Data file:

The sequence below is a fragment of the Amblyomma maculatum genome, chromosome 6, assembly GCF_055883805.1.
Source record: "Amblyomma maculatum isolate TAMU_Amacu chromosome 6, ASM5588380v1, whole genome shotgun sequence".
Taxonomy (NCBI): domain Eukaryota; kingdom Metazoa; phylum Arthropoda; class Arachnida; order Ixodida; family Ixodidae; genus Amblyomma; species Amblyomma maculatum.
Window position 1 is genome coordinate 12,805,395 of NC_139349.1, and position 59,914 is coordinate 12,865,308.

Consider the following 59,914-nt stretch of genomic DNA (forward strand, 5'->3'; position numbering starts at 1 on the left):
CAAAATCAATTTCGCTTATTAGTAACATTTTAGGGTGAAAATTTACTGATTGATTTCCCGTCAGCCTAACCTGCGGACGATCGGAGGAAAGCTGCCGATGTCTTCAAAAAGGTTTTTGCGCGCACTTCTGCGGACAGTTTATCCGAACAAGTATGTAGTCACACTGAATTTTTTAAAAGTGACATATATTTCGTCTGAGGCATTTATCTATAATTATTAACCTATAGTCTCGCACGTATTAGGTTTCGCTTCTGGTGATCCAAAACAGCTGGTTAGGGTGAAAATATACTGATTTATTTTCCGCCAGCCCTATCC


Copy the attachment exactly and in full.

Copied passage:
The sequence below is a fragment of the Amblyomma maculatum genome, chromosome 6, assembly GCF_055883805.1.
Source record: "Amblyomma maculatum isolate TAMU_Amacu chromosome 6, ASM5588380v1, whole genome shotgun sequence".
Taxonomy (NCBI): domain Eukaryota; kingdom Metazoa; phylum Arthropoda; class Arachnida; order Ixodida; family Ixodidae; genus Amblyomma; species Amblyomma maculatum.
Window position 1 is genome coordinate 12,805,395 of NC_139349.1, and position 59,914 is coordinate 12,865,308.

Consider the following 59,914-nt stretch of genomic DNA (forward strand, 5'->3'; position numbering starts at 1 on the left):
CAAAATCAATTTCGCTTATTAGTAACATTTTAGGGTGAAAATTTACTGATTGATTTCCCGTCAGCCTAACCTGCGGACGATCGGAGGAAAGCTGCCGATGTCTTCAAAAAGGTTTTTGCGCGCACTTCTGCGGACAGTTTATCCGAACAAGTATGTAGTCACACTGAATTTTTTAAAAGTGACATATATTTCGTCTGAGGCATTTATCTATAATTATTAACCTATAGTCTCGCACGTATTAGGTTTCGCTTCTGGTGATCCAAAACAGCTGGTTAGGGTGAAAATATACTGATTTATTTTCCGCCAGCCCTATCC